The Maria Dare Dance History Collection mostly contains items from the  Lindendare School of Dance and it’s descendants: The Ballet House, Renoux Studio. Zandance.  Their style was Traditional Grande (large movements, high jumps, lots of turns, flowing waltzes.) Many items from the late 1920s - 1960s are included.  There were other excellent schools in Portland Oregon.  The 1st school found by Zandance was a 1927 ad for Alys May Brown School of Dancing, offering “all branches of stage dancing” including Ballet, Acrobatic, Adagio.  The Lindendare School probably started in 1928.  There were probably other early teachers who left no paper trail.  By mid 1950's Portland's top 5 dance studios were The Ballet House, Renoux Studio, Schumacher School, Vasilieff School, and Billings Ballroom.  These pages do not include information about ballroom dancing.  These pages are mostly about Ballet House and Lindendare. For information regarding the other schools, see Studios of the West.:
Return to Portland OR
Maria's father died in 1938. By 1949, it was clear that Maria's mother needed her Help. Maria and Sergei  returned to Portland and re-opened The Ballet House, in the same location  It was a profession preparation school.  Many world renown dancers gave master classes.  Many students went on to seek the bright stage lights of professional ballet.  Sergei taught Ballet & Character.  Maria taught Ballet, Spanish/Mexican Folk, Flamenco, and Hindu. When Sergei died in 1967, Maria continued to teach and operate the studio alone, teaching all of the above named classes.  

The Ballet House remained on the top floor of the Selling Hirsch Building until the building was demolished in 1971. Maria moved the The Ballet House to its final location on SW 13th and Burnside.  No pictures of Maria were displayed at either studio location. Maria's walls were reserved for those dancers she considered far greater than herself.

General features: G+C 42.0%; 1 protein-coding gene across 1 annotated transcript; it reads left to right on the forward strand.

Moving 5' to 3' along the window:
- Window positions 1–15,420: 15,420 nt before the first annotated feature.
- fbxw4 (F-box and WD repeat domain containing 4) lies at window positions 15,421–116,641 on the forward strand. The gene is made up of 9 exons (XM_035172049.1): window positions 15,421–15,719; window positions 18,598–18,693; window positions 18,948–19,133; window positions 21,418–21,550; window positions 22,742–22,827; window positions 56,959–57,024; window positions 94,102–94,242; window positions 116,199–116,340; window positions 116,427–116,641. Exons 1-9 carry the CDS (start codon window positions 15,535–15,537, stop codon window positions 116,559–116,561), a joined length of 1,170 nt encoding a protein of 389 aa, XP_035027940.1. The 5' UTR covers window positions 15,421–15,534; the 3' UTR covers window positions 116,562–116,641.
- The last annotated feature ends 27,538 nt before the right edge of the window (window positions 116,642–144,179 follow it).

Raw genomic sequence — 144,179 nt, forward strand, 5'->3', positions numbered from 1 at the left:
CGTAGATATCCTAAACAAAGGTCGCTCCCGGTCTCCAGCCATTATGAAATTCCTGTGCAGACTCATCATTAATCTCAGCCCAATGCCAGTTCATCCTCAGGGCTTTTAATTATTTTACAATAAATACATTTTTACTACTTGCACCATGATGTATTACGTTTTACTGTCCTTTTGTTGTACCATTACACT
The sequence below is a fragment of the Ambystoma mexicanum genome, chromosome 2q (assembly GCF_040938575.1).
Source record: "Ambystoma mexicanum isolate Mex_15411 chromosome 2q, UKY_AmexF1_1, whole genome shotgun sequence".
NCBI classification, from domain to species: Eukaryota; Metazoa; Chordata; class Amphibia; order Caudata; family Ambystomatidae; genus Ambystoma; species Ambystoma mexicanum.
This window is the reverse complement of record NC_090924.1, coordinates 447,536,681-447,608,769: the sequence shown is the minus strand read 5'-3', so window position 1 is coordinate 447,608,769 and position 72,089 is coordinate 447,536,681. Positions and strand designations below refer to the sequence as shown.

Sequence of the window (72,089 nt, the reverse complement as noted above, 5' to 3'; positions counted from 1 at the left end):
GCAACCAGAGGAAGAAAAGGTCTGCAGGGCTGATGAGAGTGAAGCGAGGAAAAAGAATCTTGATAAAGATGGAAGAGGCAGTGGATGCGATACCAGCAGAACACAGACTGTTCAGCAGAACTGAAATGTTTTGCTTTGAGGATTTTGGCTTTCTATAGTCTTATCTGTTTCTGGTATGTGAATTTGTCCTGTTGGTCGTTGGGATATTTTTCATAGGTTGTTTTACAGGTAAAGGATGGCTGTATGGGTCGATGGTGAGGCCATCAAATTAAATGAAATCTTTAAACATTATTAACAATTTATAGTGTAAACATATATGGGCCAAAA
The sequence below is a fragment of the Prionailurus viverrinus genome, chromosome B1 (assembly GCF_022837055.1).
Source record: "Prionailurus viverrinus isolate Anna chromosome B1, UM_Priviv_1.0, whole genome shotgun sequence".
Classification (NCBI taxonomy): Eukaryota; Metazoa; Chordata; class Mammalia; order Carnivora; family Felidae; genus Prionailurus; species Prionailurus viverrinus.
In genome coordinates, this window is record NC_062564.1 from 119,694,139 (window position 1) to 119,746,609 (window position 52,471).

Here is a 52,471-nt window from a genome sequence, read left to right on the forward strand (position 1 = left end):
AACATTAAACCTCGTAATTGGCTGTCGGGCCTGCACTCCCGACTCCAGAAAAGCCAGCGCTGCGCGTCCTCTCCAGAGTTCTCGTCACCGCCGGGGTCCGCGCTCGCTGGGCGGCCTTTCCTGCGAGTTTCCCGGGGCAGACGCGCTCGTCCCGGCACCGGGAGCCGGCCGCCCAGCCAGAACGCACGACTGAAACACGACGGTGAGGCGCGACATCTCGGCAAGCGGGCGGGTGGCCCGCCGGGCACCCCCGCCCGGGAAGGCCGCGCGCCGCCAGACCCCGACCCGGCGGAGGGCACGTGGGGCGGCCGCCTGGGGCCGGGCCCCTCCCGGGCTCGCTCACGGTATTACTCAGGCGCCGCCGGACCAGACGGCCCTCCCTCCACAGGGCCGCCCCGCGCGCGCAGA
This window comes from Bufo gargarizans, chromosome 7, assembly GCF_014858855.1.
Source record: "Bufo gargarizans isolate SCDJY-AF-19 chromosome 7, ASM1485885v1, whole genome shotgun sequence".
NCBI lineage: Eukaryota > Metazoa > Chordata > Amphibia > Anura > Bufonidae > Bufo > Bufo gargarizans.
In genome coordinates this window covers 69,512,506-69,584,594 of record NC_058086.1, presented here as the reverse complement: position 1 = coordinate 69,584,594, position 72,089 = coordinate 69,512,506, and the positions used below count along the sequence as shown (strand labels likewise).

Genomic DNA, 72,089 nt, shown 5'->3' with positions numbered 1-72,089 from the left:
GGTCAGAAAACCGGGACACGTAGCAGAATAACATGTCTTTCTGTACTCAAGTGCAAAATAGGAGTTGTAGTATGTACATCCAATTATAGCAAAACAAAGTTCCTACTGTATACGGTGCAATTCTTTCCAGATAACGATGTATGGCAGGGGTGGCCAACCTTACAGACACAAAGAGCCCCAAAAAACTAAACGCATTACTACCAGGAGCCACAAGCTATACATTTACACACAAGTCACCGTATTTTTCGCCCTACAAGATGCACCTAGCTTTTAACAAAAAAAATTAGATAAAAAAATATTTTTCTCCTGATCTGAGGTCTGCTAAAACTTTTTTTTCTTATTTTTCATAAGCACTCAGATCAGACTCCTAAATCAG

Maria’s Finale
On a Thursday, 3 Oct, 1997, Maria taught her classes.  Later a student of one class noted that the class was especially inspired, and Maria had given a little extra feedback to each student. The next day, the noon Friday students arrived to find the studio door locked. They immediately knew something was very wrong.
A small group went to Maria’s residence and found her dead.  She had died at dinner the night before, age 86.  Maria performed her entire dance life.  So, instead of a funeral, she was given a performance at Imago Theatre.  At the end of the performance, her students performed her reverence for the last time, and retired it.

Maria was a teacher of teachers. She has stimulated the heart of ballet. She has influenced the development of dance in Astoria, Eugene, Hood River, Portland, Roseburg, Seaside, OR, and Vancouver WA to name a few, either by giving master classes in those places, and/or by having students who became teachers in those places.   And so, Maria live on in the hearts of many.